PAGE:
As it is currently Dementia Awareness Week I thought it was the right time to make a blog post reviewing my work with Dementia. Over the past academic year I have volunteered with a charity known as Tibbs Dementia Foundation, working closely with the Dementia community in Bedford to improve not only the lives of those living with Dementia, but also the lives of their carers and family. I use the word community because it really is a community. A group of people lifting the taboo of the name Dementia and creating a very friendly environment for the people living with it.
My work with Tibbs began at a Dementia conference 2 years ago in my school hall, run by Tibbs. I learnt a lot about the condition from speakers and through the workshops on offer. The biggest thing I learnt when I started volunteering was that Dementia is not a bad word. It is often portrayed in the media and in healthcare very negatively, as there is a lot of confusion around the topic area. Take the advertising campaign for cancer research. It is full of very positive language and ideas. ‘The fight against cancer’, ‘We’re going to beat cancer’. Advertisement often shows lots of support, but Dementia is very different. There is little positivity about it and a lot of people feel like they can’t talk about it. This should not be the case, as I have learned over the past year.
“Taking the Demon out of Dementia”
One of my favorite quotes from Tibbs is, “Taking the Demon out of Dementia”. Having spent time with and talking to people with Dementia, they feel a lot happier and are more open when embracing and talking about Dementia. It should not be classed a a taboo topic. Instead of telling someone that you’ve already heard their story that they’ve told you ten times in the past minute, or that they’ve already asked you that question, it is better to be patient with them and listen to their story again or repeat your answer. From my experience, they love to be listened to as in today’s society we often don’t have the time to sit and talk to someone suffering with Dementia for an hour or so. Often the things they repeat are important to them, and if they keep bringing something up they love it when you engage with them. When I’ve been walking in the park with one of the old ladies who I’ve got to know very well, when she says she doesn’t want to carry on and she wants to go home, instead of forcing her to finish the walk I often ask her why she wants to stop, and I help her to come to the decision of carrying on, even if it does involve the promise of tea and a cake at the end. This woman has been particularly intriguing. One week she is very talkative and positive, ready to perform whatever activity we have waiting, but other weeks she is the complete opposite. This has taught me that Dementia isn’t easy and you often have to adapt your tactics to dealing with it.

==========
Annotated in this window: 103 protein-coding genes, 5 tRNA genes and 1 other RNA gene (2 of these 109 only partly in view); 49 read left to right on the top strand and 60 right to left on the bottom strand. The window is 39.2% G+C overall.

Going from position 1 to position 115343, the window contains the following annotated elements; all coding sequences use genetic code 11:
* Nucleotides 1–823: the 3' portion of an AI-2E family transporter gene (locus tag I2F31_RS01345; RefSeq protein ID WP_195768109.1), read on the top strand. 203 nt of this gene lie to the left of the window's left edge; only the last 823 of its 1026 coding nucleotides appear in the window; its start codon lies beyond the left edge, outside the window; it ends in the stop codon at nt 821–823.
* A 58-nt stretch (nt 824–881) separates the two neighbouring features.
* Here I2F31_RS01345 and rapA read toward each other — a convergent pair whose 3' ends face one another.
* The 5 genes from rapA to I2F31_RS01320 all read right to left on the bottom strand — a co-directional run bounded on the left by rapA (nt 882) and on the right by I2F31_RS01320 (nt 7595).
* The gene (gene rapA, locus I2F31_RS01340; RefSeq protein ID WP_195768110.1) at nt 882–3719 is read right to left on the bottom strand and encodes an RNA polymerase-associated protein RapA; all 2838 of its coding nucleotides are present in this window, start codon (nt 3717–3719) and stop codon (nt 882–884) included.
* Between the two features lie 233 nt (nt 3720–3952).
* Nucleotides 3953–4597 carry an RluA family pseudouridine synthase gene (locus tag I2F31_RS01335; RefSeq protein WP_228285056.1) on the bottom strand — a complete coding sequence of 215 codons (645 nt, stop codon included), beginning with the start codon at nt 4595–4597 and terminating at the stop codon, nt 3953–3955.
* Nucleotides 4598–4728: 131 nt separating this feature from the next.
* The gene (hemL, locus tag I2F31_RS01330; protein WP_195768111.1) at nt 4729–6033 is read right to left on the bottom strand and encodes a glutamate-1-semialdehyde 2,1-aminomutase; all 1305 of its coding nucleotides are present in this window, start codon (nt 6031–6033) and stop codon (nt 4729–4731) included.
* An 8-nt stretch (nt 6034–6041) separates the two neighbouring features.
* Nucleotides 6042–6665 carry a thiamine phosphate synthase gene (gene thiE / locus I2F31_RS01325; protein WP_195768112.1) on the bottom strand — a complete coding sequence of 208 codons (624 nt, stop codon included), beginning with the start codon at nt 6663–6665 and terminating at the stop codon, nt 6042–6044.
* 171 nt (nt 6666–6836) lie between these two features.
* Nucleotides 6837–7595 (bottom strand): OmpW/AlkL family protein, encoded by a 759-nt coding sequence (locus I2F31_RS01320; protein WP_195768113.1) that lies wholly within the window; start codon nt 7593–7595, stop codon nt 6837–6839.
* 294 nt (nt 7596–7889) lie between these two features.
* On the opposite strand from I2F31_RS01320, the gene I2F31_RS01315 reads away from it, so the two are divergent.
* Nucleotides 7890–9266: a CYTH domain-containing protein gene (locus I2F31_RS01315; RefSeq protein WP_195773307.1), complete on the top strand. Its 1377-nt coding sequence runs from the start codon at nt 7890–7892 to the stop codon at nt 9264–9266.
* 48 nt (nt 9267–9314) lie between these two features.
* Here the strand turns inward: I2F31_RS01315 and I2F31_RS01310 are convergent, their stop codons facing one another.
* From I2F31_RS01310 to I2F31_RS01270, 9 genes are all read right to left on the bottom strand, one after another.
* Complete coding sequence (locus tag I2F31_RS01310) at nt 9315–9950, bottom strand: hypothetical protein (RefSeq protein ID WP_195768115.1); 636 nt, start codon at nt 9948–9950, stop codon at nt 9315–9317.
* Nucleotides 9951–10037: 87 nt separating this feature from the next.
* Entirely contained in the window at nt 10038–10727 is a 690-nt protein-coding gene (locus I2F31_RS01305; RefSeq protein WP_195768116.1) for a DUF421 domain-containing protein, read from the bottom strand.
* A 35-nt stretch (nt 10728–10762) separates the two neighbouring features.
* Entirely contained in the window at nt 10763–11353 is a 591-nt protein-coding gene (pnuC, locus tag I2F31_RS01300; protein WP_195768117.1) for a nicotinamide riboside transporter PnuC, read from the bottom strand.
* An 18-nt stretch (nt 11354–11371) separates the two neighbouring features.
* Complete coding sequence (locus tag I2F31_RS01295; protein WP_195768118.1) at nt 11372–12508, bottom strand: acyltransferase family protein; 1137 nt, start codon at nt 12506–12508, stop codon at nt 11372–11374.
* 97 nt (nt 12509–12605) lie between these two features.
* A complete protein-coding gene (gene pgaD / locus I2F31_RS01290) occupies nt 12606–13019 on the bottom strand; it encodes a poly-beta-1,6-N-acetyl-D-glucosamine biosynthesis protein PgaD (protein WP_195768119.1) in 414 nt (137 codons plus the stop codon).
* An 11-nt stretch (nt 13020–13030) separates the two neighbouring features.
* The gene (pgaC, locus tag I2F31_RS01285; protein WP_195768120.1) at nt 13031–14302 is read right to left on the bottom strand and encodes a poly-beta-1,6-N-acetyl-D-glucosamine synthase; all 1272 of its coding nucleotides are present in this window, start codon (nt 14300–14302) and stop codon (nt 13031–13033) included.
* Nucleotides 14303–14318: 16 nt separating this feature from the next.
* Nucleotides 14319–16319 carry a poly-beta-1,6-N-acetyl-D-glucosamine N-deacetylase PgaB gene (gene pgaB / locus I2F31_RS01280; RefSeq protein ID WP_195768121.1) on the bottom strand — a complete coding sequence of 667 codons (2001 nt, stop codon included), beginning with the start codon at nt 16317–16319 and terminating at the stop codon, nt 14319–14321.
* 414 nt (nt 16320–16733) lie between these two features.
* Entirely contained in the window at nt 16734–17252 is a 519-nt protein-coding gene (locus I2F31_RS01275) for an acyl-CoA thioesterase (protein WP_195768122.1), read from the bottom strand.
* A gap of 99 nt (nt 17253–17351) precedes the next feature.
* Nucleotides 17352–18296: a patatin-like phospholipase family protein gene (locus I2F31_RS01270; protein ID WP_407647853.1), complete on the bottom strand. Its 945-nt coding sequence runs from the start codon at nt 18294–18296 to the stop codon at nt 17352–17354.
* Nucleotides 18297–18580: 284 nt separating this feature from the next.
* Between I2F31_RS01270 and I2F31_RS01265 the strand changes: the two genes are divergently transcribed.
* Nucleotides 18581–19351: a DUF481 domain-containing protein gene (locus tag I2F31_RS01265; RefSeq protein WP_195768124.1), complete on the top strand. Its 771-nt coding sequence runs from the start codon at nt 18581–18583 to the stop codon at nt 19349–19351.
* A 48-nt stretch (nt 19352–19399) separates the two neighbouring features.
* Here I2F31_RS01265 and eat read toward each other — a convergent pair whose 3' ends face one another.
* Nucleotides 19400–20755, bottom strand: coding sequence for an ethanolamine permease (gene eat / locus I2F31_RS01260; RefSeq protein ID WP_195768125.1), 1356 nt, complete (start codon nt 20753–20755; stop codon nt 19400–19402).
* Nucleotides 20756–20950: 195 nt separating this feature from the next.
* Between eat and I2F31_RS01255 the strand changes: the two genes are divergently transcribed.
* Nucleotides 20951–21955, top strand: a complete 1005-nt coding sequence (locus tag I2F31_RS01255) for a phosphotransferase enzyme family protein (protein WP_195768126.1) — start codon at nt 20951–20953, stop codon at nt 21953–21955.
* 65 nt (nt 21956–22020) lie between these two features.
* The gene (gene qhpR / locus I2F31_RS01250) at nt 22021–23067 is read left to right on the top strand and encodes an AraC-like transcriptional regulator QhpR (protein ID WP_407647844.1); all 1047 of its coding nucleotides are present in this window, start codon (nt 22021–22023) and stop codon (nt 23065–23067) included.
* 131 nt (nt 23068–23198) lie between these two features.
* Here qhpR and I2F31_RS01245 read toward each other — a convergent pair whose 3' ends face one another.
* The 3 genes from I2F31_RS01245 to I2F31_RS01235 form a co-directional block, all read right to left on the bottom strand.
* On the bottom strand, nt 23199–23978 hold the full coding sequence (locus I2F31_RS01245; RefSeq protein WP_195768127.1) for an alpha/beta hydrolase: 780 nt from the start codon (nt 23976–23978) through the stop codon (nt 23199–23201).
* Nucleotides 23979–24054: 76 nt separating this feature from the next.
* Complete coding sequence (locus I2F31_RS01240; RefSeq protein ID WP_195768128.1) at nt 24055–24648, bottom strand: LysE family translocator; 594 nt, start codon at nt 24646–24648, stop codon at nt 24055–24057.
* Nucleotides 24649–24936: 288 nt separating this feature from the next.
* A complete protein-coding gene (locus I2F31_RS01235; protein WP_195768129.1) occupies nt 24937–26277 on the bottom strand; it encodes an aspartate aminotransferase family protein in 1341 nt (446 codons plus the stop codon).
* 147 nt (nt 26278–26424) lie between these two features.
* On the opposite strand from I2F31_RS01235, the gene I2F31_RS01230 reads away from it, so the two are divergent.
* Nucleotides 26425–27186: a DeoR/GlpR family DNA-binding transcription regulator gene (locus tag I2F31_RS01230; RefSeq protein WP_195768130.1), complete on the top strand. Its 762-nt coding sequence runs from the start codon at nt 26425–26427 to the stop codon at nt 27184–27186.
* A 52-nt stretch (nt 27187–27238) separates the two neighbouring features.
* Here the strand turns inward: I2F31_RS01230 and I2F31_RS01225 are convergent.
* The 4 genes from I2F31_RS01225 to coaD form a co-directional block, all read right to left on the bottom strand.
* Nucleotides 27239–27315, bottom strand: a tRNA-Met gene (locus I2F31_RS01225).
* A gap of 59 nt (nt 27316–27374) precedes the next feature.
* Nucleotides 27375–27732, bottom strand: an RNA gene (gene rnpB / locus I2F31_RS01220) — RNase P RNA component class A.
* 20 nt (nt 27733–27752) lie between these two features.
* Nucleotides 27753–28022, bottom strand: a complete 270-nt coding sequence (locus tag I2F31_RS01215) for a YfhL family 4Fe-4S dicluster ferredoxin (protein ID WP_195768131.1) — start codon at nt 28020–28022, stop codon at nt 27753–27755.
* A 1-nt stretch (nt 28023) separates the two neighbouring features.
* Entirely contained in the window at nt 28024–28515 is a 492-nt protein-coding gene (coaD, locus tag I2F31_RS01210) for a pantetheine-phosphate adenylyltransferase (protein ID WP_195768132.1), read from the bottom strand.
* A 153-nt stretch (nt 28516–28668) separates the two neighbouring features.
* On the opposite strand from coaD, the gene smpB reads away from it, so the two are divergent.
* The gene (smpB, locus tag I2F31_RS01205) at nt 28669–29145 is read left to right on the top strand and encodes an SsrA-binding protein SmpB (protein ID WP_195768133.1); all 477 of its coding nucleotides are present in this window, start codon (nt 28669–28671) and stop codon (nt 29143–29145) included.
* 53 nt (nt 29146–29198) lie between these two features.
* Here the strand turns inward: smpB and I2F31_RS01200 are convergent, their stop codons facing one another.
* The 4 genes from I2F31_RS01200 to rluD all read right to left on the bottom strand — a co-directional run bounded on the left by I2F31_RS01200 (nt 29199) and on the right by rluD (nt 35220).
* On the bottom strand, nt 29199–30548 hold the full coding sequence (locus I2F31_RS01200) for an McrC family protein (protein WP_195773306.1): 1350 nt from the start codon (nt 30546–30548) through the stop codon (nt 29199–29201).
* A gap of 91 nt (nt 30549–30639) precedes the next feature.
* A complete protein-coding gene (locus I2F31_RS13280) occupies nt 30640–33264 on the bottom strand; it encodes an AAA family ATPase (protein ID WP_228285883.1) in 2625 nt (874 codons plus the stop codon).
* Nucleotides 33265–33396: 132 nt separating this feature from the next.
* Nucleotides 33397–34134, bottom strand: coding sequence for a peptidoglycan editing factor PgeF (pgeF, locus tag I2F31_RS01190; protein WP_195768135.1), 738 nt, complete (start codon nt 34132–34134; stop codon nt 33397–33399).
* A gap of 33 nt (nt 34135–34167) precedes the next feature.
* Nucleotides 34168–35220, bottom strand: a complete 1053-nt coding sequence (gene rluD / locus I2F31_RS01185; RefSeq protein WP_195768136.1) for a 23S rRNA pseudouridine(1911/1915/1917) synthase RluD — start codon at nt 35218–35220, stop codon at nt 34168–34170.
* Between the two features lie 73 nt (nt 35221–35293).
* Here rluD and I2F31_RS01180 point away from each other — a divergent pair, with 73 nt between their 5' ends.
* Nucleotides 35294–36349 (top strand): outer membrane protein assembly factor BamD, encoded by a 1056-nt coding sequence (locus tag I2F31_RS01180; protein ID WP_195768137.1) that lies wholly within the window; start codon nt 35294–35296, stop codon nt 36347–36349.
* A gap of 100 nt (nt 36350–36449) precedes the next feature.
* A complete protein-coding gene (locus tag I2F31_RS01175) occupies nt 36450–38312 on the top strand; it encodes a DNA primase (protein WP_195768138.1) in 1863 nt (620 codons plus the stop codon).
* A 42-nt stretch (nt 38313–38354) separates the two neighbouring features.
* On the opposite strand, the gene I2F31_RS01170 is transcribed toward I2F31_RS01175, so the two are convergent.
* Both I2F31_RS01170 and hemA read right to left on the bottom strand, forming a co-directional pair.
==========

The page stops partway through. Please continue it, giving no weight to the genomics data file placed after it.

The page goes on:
Throughout my year, I have taken part in running a huge variety of activities for Dementia sufferers. As a community, we have run:
- Walks in the park
- Rock climbing
- Acitivites in the Dementia home
- Dementia dancing
- Dementia pantomimes
- Dementia Christmas concert
- Dementia sailing
It has been totally enriching to see the smiles on faces due to myself and others taking 2 hours out of a busy week to volunteer. A highlight for me came a couple of weeks ago where the woman I was talking about earlier asked for me when we arrived at Priory Marina to do Dementia sailing. She wanted to talk to me and it was amazing to hold her hand as she happily told me about her week. Not only is it clear that the people with Dementia are enjoying themselves, but it is also clear that the carers and volunteers are enjoying themselves. It has truly been an enriching experience for everyone who has taken part in volunteering over the past year and I hope to be able to continue volunteering to help Dementia throughout my time at university.